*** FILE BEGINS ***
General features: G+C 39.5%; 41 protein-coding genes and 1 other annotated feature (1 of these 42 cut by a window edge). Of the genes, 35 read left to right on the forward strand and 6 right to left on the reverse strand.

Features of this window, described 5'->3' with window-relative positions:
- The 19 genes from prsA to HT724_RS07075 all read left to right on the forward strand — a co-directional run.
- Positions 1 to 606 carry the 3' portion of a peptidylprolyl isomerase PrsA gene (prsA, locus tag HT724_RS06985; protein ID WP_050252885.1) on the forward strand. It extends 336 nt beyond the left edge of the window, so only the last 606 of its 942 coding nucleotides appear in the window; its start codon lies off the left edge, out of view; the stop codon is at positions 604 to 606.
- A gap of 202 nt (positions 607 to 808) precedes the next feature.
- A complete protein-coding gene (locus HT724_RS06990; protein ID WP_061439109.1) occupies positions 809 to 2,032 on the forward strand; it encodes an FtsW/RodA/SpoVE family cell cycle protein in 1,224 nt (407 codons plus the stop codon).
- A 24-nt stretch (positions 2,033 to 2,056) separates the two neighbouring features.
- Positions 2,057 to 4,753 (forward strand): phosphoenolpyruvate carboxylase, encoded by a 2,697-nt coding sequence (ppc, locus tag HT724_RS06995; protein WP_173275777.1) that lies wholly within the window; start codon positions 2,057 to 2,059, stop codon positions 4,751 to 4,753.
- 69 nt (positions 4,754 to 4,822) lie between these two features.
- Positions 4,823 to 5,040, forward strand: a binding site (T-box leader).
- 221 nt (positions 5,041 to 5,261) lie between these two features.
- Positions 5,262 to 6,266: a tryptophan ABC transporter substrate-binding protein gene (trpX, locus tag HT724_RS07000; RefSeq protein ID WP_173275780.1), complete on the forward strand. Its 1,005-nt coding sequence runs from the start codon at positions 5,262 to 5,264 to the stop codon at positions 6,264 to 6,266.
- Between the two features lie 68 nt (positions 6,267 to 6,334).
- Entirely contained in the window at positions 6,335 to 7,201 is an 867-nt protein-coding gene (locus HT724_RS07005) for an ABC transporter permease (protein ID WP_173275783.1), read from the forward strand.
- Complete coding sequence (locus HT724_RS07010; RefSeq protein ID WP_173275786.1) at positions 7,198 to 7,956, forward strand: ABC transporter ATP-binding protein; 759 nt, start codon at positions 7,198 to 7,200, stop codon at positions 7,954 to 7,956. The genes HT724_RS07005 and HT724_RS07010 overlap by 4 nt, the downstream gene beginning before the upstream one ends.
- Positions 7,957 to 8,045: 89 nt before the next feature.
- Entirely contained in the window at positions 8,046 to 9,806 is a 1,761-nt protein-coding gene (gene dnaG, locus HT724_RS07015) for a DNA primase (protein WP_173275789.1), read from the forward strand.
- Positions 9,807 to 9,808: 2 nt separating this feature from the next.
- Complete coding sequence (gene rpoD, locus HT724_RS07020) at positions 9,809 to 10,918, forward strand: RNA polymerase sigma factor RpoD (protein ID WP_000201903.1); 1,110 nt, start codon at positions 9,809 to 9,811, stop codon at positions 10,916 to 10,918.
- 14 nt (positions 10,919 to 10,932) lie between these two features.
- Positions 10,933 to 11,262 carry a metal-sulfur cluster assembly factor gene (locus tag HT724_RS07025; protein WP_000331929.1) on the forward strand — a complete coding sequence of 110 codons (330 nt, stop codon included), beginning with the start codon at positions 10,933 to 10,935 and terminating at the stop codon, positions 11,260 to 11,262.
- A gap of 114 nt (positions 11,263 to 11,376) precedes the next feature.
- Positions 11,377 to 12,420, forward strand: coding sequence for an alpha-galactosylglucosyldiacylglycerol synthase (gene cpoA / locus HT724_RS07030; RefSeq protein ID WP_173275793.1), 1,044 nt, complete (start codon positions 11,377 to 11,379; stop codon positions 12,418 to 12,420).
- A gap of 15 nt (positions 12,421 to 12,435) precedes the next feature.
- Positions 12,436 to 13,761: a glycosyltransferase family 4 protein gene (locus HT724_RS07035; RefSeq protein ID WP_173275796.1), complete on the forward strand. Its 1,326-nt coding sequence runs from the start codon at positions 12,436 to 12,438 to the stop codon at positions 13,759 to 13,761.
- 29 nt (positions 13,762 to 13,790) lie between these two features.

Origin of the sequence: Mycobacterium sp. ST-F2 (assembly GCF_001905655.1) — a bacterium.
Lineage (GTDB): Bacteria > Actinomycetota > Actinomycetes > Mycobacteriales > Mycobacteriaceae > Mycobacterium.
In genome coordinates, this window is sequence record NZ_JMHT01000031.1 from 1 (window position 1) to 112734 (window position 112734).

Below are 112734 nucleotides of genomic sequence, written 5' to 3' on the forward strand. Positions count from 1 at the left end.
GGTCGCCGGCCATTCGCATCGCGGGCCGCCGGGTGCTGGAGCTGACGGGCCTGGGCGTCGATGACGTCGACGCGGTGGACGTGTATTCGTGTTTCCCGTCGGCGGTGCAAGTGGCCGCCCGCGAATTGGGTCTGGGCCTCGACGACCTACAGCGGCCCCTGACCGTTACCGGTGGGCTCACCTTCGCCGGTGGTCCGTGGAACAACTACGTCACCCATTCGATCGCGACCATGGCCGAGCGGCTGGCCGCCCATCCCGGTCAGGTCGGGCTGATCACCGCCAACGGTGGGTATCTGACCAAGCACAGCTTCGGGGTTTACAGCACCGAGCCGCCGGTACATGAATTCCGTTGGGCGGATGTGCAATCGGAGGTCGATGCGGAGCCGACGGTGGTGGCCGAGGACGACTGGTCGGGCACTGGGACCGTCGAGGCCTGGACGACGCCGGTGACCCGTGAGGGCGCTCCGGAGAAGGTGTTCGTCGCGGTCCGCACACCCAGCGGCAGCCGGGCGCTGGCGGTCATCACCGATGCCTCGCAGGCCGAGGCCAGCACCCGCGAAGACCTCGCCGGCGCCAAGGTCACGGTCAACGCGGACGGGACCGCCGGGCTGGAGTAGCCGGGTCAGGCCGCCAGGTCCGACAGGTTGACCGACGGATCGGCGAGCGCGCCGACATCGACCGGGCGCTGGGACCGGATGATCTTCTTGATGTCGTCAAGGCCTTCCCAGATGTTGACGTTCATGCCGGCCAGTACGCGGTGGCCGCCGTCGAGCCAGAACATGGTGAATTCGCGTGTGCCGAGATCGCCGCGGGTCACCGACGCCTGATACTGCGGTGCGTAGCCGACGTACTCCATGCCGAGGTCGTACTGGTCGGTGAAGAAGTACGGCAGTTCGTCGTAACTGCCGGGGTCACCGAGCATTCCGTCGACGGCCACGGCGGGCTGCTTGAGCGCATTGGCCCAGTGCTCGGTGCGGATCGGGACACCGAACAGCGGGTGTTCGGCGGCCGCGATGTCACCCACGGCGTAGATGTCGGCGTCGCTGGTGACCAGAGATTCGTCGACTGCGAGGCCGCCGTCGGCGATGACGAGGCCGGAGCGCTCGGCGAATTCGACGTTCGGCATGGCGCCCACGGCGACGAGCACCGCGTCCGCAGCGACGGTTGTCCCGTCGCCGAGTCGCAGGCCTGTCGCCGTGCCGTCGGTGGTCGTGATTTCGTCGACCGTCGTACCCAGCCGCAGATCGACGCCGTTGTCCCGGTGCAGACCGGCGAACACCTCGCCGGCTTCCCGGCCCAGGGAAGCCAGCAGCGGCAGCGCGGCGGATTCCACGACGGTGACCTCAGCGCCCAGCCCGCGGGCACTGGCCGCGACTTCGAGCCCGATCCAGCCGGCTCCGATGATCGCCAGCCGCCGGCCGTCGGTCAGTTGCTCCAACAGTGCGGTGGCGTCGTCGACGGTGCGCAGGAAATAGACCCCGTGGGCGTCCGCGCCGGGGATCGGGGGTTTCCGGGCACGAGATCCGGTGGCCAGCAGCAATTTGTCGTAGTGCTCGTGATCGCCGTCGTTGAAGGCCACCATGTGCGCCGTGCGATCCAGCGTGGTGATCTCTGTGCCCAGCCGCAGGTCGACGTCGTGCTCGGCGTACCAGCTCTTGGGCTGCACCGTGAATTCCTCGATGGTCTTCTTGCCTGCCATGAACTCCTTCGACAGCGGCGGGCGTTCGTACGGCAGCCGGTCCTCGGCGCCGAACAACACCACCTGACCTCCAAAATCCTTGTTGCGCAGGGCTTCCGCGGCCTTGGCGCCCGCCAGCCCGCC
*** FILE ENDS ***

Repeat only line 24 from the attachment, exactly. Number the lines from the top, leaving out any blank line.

- A gap of 15 nt (positions 12,421 to 12,435) precedes the next feature.